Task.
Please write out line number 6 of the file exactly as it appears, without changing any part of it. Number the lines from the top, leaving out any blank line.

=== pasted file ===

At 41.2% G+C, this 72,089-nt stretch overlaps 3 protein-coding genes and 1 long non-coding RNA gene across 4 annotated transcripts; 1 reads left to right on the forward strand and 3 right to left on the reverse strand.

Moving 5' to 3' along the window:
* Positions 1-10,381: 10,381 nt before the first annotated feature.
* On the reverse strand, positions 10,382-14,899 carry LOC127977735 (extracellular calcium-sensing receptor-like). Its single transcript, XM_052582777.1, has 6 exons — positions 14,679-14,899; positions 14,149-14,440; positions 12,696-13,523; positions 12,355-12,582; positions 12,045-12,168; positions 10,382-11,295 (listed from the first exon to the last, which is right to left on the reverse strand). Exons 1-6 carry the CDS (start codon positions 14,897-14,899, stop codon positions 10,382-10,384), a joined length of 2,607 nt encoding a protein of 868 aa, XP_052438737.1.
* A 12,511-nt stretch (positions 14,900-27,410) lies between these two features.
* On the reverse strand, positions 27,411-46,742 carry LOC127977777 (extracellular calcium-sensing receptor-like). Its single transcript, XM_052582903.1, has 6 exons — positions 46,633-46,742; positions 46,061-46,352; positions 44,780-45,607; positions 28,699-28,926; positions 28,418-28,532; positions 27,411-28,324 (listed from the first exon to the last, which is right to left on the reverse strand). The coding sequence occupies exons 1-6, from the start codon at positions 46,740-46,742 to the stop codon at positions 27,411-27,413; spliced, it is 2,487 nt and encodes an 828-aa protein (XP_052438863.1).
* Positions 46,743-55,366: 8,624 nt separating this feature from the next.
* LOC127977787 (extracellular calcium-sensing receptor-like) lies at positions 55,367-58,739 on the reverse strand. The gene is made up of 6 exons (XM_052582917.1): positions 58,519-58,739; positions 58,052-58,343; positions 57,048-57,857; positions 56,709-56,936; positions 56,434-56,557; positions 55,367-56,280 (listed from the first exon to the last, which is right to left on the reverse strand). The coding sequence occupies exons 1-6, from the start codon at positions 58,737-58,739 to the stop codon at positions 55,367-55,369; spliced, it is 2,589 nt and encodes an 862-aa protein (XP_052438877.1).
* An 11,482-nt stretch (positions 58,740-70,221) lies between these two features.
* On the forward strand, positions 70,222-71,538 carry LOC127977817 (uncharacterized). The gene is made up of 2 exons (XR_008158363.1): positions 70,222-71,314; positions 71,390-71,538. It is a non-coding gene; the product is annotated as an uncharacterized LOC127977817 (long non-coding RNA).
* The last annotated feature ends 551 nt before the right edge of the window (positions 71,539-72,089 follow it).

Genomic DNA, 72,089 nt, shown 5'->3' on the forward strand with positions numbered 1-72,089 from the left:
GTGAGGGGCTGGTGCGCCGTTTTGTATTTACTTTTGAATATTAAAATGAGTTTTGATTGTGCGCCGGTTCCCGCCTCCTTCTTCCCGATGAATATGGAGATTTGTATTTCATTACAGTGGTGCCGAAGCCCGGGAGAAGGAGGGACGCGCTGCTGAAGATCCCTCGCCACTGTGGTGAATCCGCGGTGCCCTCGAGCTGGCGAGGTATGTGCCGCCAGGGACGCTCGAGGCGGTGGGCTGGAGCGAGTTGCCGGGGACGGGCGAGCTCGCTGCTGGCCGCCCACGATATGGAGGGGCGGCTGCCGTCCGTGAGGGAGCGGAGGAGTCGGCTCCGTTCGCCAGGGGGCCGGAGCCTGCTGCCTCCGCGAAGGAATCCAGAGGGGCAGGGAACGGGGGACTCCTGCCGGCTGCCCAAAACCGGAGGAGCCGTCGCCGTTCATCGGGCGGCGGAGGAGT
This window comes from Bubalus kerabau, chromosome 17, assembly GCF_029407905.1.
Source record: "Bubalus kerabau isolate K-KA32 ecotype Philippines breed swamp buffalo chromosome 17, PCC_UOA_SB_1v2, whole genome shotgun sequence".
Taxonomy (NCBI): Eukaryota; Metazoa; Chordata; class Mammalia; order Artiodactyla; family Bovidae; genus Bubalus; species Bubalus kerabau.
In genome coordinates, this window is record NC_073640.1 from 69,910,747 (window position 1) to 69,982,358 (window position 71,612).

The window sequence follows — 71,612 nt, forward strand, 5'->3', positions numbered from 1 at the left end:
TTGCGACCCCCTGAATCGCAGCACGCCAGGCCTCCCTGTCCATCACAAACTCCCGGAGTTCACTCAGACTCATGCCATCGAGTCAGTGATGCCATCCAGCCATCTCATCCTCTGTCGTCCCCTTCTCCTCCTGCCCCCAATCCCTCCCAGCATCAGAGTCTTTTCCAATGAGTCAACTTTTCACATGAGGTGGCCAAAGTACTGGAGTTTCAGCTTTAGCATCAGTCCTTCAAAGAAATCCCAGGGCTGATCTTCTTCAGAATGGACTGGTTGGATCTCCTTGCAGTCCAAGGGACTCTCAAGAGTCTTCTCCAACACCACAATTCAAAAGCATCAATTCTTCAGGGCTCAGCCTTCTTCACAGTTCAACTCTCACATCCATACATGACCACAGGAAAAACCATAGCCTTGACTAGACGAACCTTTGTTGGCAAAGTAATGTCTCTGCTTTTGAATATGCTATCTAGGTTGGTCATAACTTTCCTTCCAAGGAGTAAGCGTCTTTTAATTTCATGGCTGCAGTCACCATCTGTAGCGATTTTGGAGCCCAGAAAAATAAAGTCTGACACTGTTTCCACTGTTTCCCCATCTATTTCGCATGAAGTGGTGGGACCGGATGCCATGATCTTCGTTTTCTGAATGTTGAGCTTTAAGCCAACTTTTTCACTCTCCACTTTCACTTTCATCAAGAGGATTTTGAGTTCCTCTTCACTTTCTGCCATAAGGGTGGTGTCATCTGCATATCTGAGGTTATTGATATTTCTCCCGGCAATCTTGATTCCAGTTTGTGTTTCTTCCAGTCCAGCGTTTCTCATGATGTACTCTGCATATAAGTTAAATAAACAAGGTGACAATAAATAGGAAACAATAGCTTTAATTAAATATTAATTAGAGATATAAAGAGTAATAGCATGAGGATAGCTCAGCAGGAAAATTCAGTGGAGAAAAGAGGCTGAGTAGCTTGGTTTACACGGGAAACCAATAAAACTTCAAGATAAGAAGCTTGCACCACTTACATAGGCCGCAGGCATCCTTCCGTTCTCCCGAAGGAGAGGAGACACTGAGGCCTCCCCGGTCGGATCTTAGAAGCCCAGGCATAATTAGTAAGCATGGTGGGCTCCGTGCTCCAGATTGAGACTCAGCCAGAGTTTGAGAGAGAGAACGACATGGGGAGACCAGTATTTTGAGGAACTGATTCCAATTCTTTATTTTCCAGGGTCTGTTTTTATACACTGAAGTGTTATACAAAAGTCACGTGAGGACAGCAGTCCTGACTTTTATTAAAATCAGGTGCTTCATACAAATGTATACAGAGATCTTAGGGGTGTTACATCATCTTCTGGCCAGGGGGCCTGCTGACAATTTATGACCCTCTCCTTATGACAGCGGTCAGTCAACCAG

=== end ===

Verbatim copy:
* On the reverse strand, positions 27,411-46,742 carry LOC127977777 (extracellular calcium-sensing receptor-like). Its single transcript, XM_052582903.1, has 6 exons — positions 46,633-46,742; positions 46,061-46,352; positions 44,780-45,607; positions 28,699-28,926; positions 28,418-28,532; positions 27,411-28,324 (listed from the first exon to the last, which is right to left on the reverse strand). The coding sequence occupies exons 1-6, from the start codon at positions 46,740-46,742 to the stop codon at positions 27,411-27,413; spliced, it is 2,487 nt and encodes an 828-aa protein (XP_052438863.1).